The Working Party was concerned that while the Vision in the Plan is admirable, a set of contradictions was likely to prevent it being achieved. It is particularly concerned that forces outside the Council’s control such as private developers rental and sale prices, the increasing role of private landlords, the continuing effect of the austerity measures, will simply increase the inequalities and largely benefit newcomers to Croydon rather than existing residents who have a wide variety of needs which are not being met.
Issues that are still relevant are its recommendations on:
(1) greening the economy;
(2) the establishment of a University Centre for Croydon Affairs to provide independent robust research evidence to underpin future policy and strategy development.
(3) in-depth analysis of social disadvantage and the barriers to overcoming it.
The Council never engaged seriously with it CTUC, although as the years have gone by several elements of its recommendations resonate within the up-dated Growth Plan.
The officer who is now the Chief Executive did meet members of the Working Party in April 2015 after being challenged to do so at the Whitgift CPO Inquiry. In a follow-up email CTUC suggested:
‘The main challenge is how to reduce inequalities without driving those experiencing them out of the Borough.’
Despite what you said about the improvement of District Centres being a political priority we are unconvinced that the Council is able to do enough to bring real quality of life changes to existing residents, other than the possibility of improved high street environments, particularly given the restrictions on key planning issues, such as the range of retail offer in high streets. In particular we are concerned that the growing articulation of concerns about the decline of many neighbourhoods are based on issues which cannot be addressed by money such as noise, insecurity and congestion which we tried to capture in Box A of the commentary on the Growth Plan.
Particularly in respect of District Centres and smaller neighbourhoods we consider that a priority should be to strengthen the alliance between the Council and local residents through using some of the mechanisms in the Localism Bill, such a neighbourhood forum (or District Committees as we called them in the commentary). A start could be made in Thornton Heath following the recent successful meeting there on the initial ideas for spending on the High St.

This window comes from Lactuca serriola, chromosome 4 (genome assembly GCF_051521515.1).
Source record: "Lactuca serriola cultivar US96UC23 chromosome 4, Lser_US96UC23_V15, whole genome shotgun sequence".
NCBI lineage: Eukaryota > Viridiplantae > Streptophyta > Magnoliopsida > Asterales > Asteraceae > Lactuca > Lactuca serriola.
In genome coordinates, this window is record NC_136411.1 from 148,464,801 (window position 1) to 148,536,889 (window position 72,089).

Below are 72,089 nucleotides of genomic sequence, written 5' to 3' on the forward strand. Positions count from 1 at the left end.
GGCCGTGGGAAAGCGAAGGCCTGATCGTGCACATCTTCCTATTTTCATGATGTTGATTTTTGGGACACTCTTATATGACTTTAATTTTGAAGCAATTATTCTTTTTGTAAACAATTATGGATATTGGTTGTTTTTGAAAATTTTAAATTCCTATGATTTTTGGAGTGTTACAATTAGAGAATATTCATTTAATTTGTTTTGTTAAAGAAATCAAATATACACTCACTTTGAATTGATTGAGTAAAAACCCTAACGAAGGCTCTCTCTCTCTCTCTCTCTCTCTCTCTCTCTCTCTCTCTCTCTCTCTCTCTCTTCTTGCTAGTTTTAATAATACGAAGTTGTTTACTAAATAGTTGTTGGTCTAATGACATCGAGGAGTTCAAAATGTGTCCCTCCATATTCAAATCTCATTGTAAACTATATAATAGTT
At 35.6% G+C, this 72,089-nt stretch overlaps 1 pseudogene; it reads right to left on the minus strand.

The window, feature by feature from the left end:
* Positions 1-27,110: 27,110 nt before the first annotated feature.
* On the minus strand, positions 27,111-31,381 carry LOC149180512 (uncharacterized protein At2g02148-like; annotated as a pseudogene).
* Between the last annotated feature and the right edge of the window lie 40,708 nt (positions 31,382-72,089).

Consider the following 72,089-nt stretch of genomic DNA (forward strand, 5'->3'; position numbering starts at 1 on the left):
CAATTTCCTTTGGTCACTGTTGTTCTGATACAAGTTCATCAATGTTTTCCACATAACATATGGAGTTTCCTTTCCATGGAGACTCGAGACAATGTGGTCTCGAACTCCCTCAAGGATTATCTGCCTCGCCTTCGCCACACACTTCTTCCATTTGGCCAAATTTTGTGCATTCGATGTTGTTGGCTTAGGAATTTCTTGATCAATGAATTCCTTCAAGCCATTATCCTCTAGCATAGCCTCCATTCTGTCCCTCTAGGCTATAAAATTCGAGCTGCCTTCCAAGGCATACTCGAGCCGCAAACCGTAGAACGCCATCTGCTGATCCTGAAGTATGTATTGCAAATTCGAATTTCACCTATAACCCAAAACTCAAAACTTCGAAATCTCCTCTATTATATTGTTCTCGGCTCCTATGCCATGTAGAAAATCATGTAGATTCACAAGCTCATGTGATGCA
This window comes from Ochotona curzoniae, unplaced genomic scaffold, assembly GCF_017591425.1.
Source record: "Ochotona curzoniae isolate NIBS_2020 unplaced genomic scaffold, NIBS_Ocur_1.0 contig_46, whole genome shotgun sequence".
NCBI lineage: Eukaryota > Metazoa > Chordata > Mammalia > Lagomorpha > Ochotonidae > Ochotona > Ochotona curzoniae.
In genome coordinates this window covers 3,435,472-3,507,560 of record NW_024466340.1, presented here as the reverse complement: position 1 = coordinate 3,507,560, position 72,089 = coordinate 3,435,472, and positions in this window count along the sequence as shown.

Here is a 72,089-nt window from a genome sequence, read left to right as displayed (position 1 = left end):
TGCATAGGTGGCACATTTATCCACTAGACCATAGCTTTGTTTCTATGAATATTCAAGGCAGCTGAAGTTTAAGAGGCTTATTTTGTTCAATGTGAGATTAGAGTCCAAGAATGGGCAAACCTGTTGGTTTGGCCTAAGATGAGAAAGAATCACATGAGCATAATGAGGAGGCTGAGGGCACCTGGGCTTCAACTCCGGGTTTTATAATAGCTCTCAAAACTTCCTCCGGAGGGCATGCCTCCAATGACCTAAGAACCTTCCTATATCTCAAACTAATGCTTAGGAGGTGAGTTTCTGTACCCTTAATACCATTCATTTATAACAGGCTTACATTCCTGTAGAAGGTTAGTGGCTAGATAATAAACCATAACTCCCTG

We remain unsure that there is full understanding of the loss of jobs in the past few years, current and potential jobs (by sector) is properly understood, and unconvinced that enough is being done to protect employment sites from residential redevelopment.’
‘Our overriding impression from the meeting is that the thrust of Council policy and action is overwhelmingly pro-developer with no guarantee their schemes will substantially help current Croydonians. We are concerned that if employers transfer their office bases into the Town Centre this will simply increase the number of commuters, unless there is an agreement of offering vacancies to local people. We fear that many jobs will be in low wage sectors. While there will be an unknown number of construction jobs created in addition to the Whitgift scheme (if the CPO is approved), and while training is being set up, the problem is going to be how to persuade Croydonians to take advantage of that training or those formerly in construction to return. It is difficult to conceive of enough locals being recruited and trained, therefore requiring building workers from elsewhere to commute in.’
These concerns still seem relevant nearly five years later. Even though the Council has moved down the devolution road, it is not yet working effectively as demonstrated by the Norbury Regeneration Steering Group, which I am a member of.